1. ## Integral

Integral ((e^x)*(1-(e^2x))^1/2 dx

How can I solve this one. I don't know how to start it.

Thank you

2. $\displaystyle \int \sqrt{e^x(1-e^{2x})} \delta x$

I'm still learning this myself, but I'm fairly sure that you would do this using substitution. I'm not suggesting that this is the best way to solve it, but note how using $\displaystyle z=e^x$ alters the question:

$\displaystyle \int \sqrt{z (1-2z)} \delta x$

$\displaystyle \int \sqrt{z - 2z^2} \delta x$

Perhaps you'll be able to solve it from here?

3. Originally Posted by noppawit
Integral ((e^x)*(1-(e^2x))^1/2 dx

How can I solve this one. I don't know how to start it.

Thank you
are you sure you don't mean $\displaystyle \int e^x \sqrt{1 - e^{2x}}~dx$ ?

if that is the case, begin with a substitution of $\displaystyle u = e^x$. this yields the integral

$\displaystyle \int \sqrt{1 - u^2}~du$

the conventional way to deal with this latter integral is to use trig substitution, that is, substitute $\displaystyle u = \sin \theta$

4. Originally Posted by kwah
$\displaystyle \int \sqrt{e^x(1-e^{2x})} \delta x$

I'm still learning this myself, but I'm fairly sure that you would do this using substitution. I'm not suggesting that this is the best way to solve it, but note how using $\displaystyle z=e^x$ alters the question:

$\displaystyle \int \sqrt{z (1-2z)} \delta x$

$\displaystyle \int \sqrt{z - 2z^2} \delta x$

Perhaps you'll be able to solve it from here?
If $\displaystyle e^x = z,$ then $\displaystyle e^{2x} = z^2$.

I suggest you combine the terms and then take $\displaystyle e^{2x}$ as a common factor and take it out. Then use a substitution that will get rid of the $\displaystyle e^x$ outside, and use another (trigonometric) substitution to solve. This way isn't pretty and I'm trying to find another easier way.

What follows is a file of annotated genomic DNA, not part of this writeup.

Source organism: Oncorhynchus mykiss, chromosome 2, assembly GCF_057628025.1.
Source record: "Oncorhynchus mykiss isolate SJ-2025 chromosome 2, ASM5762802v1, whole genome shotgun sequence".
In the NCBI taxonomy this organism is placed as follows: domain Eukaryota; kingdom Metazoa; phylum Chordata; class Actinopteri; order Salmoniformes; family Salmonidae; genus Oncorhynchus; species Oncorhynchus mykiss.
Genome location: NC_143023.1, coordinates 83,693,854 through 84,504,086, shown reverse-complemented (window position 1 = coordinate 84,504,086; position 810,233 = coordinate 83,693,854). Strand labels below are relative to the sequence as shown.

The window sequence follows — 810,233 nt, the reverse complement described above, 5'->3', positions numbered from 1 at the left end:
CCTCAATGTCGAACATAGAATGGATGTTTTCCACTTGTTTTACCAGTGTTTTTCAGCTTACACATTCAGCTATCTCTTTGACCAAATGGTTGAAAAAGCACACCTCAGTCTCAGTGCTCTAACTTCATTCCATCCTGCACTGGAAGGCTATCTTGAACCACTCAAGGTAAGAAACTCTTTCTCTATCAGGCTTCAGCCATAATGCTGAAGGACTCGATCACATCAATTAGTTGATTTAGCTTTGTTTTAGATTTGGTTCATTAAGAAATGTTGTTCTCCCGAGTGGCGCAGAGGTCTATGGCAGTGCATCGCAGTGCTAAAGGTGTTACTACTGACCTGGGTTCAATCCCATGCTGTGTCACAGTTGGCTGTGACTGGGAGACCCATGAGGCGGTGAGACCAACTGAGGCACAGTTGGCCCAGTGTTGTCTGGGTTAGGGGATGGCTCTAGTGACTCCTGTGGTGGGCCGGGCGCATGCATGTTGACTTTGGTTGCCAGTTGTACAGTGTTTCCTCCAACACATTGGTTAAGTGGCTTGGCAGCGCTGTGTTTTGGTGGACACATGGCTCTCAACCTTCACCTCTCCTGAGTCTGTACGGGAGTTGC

EDIT: @Jhevon: he did pepper it with parentheses, so I don't think there is an ambiguity here: the $\displaystyle e^x$ is in the square root.

EDIT2: See ya!

5. Originally Posted by Chop Suey
If $\displaystyle e^x = z,$ then $\displaystyle e^{2x} = z^2$.

I suggest you combine the terms and then take e^{2x} as a common factor and take it out. Then use a substitution that will get ride of the e^x out, and use another (trigonometric) substitution to solve. This way isn't pretty and I'm trying to find another easier way.
yup,. really ugly. that's why i'm hoping the poster made a mistake in typing the question ...oh! i gotta go to German class!

6. Originally Posted by noppawit
Integral ((e^x)*(1-(e^2x))^1/2 dx

How can I solve this one. I don't know how to start it.

Thank you
As someone else has already pointed out, you are a mismatched brackets leaving this ambiguous, do you mean:

$\displaystyle \int e^x \sqrt{1-e^{2x}}\ dx$

or:

$\displaystyle \int \sqrt{e^x (1-e^{2x})}\ dx$

RonL

7. I meant this $\displaystyle \int e^x \sqrt{1-e^{2x}}\ dx$ actually.

8. Then sub $\displaystyle u = e^{x}$ and use another trig sub $\displaystyle u = \sin{\theta}$.

9. Originally Posted by Chop Suey
EDIT: @Jhevon: he did pepper it with parentheses, so I don't think there is an ambiguity here: the $\displaystyle e^x$ is in the square root.
Originally Posted by noppawit
I meant this $\displaystyle \int e^x \sqrt{1-e^{2x}}\ dx$ actually.
told ya

had a lot of pepper, but not enough salt maybe